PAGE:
At the April 10 forum, the Support & Operations Team, which assessed a total of 133 programs that operate the business aspects of the college, such as Enrollment Management, recapped how programs were analyzed, ranked and scored by the teams.
According to Richard Dunscomb, chair of the Music Department and co-chair of the Support & Operations Team, teams considered programs essentiality, effectiveness and efficiency. Programs were also scored on their unmet needs.
Regarding leadership and policymaking, Derrick Streater, training and development manager in Human Resources, said the team found a need to break down walls and pinpoint policies that are working and not just those that are not.
In addition, he said leadership roles need to be more thoroughly defined.
“[Program Information Requests] confirm that there is a need to clearly define, and in some cases refocus, roles of executive-level leadership,” Streater said. “Developing leadership at all administrative levels of the college is absolutely essential, and there is a definite need to develop clear, consistent policies that apply equally across all programs.”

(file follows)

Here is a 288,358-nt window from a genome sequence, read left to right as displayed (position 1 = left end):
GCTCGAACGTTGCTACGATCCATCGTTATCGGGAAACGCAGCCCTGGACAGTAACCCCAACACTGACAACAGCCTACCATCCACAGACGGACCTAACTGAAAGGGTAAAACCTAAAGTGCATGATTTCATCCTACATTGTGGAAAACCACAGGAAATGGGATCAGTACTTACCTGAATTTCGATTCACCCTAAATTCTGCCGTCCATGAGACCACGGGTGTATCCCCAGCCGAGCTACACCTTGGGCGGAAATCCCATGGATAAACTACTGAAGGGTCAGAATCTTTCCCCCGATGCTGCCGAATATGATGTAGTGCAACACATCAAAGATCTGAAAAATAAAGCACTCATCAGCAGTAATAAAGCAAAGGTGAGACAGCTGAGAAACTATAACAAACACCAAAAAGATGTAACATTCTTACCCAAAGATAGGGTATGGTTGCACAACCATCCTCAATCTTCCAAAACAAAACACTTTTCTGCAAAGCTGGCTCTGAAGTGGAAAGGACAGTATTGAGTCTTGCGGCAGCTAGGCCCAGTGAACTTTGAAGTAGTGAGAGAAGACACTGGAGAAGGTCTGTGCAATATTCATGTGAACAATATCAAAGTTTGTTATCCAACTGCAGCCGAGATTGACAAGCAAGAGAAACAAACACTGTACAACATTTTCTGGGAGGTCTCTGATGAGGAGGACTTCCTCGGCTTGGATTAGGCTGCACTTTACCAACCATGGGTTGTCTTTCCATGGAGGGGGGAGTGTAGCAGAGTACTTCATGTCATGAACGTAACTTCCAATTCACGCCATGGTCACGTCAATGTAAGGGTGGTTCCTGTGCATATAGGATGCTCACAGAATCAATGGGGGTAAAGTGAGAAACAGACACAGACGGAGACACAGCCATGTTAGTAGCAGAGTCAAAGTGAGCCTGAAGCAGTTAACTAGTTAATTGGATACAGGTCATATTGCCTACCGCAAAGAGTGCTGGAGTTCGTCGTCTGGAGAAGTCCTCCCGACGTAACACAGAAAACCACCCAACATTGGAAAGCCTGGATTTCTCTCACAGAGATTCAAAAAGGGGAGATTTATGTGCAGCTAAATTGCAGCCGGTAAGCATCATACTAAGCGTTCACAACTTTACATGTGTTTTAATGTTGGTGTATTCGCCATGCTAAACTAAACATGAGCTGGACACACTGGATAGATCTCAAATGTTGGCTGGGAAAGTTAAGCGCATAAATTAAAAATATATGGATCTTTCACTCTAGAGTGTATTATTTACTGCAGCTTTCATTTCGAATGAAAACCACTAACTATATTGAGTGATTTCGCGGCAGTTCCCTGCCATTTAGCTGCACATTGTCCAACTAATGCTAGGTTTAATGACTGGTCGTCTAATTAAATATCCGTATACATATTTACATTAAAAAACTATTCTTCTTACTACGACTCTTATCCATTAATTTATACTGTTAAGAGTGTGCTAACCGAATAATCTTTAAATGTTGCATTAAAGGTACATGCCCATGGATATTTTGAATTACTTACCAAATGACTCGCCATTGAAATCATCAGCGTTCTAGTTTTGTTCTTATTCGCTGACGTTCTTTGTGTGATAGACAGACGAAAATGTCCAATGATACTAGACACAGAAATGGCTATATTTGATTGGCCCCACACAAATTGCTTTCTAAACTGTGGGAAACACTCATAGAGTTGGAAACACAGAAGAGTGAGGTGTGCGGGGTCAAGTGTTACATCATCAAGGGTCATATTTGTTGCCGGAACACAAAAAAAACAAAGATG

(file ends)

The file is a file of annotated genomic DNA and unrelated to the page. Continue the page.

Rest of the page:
Whatley highlighted the need to focus on the student “life cycle,” or student success. He said the college should design “seamless services that takes the student from prospective to alumni status.”
He also mentioned there is a need to ensure students are more prepared for careers, and that the college should reassess the enrollment timeline.
Listening forum guidelines were similar to previous ones, but the team said there would not be revisions to the recommendations based on the statements made at the forum because the reports have already gone to Carter. Also, anyone who wanted to deliver a statement could do so, rather than just PIR authors.
Lastly, speakers were asked to keep their statements focused on the team’s report and not make comments on the overall prioritization process.
Twelve people made statements at the forum, including Jill Summers, director of the Office of Special Events in Student Affairs, who said she felt as if the role of the Student Affairs was misinterpreted in the team’s recommendations, which said the office is inconsistently structured to support the “complete life cycle of students.”
Summers said in her statement that she feared her voice would not be heard since the team would not be making revisions to the report. However, Whatley said all statements would be given to the president.
Summers said she felt that the lack of open discussion was “frustrating.”
“I wasn’t satisfied [with the listening forum format at all],” Summers said. “The academic side was inviting everyone to come for a presentation, have a Q-and-A, a very open setup. Then ours had all of these conditions attached to it … Ultimately, it doesn’t really make a lot of sense why it was set up that way.”